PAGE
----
A further object of this invention is to decrease reflection of light into a photoresist layer by use of a process whereby the thickness of an antireflective layer may be increased to make the same more opaque.
A still further object is to reduce the process cycle time for the manufacture of integrated circuits using antireflective coatings.
An additional object of this invention is to increase adhesion between an antireflective coating and a photoresist mask.
A primary object of this invention is to preserve the fine lines desired in an exposed and developed photoresist mask and in an image transferred to an underlying substrate.
Other objects and advantages will become apparent from the following more complete description and claims.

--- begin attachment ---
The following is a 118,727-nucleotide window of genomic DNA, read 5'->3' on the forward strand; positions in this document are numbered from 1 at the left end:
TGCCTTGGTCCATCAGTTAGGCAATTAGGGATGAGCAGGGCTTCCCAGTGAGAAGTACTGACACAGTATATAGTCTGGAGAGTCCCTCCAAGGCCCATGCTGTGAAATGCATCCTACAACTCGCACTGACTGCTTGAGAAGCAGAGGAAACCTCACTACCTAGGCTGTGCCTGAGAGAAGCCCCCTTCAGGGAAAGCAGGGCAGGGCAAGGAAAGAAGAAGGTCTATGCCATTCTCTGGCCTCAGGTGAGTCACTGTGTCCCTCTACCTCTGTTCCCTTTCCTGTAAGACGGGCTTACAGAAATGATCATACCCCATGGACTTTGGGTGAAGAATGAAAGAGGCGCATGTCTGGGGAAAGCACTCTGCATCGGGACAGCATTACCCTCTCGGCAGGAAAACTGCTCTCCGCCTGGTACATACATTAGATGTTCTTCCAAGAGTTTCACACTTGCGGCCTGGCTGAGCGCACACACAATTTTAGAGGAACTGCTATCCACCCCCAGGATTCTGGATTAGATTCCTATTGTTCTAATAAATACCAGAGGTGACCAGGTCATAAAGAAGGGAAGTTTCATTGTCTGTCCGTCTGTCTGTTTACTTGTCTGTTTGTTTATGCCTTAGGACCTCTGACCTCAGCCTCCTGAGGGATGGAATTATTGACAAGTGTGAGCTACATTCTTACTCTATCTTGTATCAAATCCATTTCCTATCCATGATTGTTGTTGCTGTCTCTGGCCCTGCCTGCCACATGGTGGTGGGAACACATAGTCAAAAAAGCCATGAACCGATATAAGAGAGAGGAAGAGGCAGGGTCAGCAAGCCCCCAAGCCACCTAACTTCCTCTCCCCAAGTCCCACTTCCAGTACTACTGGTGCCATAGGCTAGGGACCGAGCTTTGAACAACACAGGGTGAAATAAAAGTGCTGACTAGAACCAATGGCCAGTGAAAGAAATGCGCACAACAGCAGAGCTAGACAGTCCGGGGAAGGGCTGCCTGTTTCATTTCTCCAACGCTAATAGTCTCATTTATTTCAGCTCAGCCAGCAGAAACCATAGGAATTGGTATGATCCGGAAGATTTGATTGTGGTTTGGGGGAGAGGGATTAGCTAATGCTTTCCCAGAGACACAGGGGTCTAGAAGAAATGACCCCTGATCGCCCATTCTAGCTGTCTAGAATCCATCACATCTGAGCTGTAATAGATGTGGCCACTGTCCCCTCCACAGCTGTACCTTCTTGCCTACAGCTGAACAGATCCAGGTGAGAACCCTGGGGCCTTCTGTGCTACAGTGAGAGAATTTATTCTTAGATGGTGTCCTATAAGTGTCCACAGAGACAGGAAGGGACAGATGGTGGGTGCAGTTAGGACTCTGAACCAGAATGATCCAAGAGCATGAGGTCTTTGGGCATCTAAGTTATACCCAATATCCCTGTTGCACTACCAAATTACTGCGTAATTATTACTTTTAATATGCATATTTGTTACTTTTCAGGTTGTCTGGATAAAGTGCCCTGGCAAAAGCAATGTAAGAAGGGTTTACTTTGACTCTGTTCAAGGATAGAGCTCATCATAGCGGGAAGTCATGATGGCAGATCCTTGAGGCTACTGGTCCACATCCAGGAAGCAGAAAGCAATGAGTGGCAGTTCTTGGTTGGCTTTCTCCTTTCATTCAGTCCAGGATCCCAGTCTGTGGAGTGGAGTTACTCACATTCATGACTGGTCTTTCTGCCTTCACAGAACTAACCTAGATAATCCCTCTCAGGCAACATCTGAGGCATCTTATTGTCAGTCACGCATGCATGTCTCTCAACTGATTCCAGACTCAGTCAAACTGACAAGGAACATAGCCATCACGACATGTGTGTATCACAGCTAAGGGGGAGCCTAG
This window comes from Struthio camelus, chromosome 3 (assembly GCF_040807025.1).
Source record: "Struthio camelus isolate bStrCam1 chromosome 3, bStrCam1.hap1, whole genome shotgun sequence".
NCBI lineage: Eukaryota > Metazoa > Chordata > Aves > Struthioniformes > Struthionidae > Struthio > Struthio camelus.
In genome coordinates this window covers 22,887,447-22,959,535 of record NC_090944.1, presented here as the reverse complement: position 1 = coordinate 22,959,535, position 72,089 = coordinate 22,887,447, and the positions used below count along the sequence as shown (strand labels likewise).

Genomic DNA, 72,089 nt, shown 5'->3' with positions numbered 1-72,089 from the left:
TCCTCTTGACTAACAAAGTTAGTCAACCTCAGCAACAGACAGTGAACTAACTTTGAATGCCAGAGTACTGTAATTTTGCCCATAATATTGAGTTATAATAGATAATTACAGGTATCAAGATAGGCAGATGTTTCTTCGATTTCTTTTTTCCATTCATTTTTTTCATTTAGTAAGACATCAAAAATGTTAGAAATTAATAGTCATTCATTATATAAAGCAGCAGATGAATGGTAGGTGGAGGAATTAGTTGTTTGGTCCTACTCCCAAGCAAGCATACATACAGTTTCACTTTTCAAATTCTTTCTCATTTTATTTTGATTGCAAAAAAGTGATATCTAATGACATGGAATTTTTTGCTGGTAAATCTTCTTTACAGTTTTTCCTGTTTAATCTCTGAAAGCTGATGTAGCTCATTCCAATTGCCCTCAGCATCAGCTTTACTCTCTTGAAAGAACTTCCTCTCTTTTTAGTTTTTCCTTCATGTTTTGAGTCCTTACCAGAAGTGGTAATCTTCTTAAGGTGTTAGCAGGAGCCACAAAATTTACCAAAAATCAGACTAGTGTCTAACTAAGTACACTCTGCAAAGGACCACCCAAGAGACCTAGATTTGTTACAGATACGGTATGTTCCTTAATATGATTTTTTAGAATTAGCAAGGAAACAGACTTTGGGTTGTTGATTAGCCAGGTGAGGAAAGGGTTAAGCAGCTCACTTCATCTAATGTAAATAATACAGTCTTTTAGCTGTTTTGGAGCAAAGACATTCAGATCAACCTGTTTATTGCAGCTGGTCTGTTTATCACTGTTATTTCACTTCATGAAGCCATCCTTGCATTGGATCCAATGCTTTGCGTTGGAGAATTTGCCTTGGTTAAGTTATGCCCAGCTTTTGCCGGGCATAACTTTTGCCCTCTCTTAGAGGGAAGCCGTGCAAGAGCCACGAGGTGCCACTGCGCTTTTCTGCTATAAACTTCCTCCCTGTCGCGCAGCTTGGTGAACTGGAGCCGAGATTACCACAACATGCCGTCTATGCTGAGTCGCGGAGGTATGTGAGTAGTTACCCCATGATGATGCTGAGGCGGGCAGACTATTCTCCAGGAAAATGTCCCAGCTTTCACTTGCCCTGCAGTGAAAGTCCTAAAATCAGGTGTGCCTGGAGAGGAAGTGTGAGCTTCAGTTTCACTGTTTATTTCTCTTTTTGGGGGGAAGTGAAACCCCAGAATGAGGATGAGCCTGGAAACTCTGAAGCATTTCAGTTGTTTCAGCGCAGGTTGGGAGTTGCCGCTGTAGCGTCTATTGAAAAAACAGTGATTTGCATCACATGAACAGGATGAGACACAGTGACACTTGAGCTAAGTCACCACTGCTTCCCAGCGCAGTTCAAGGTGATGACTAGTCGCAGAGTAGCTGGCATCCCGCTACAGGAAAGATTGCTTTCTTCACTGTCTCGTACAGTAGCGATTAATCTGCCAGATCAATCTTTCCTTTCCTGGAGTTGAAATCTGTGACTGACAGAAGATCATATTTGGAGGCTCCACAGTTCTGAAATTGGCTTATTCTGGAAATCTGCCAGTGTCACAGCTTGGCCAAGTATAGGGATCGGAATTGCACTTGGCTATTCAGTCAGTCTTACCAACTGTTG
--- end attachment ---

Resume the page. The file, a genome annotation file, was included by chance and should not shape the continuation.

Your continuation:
Broadly, the invention contemplates a process for reducing reflection from a substrate such as an integrated circuit substrate during imaging of a photoresist layer coated over said substrate using an antireflective coating. The process comprises the steps of providing a developer-insoluble antireflective coating over a substrate, providing a photoresist layer over said antireflective layer, imaging the photoresist layer by exposure and development of the same with a developer that does not dissolve the antireflective layer to form a relief image over the antireflective layer, altering the solubility properties of the antireflective layer in areas bared by removal of the photoresist using a combined step of exposure and heating, and removing the antireflective layer by contact with a solvent for the antireflective layer which does not appreciably attack or solvate the overlying hardened photoresist layer.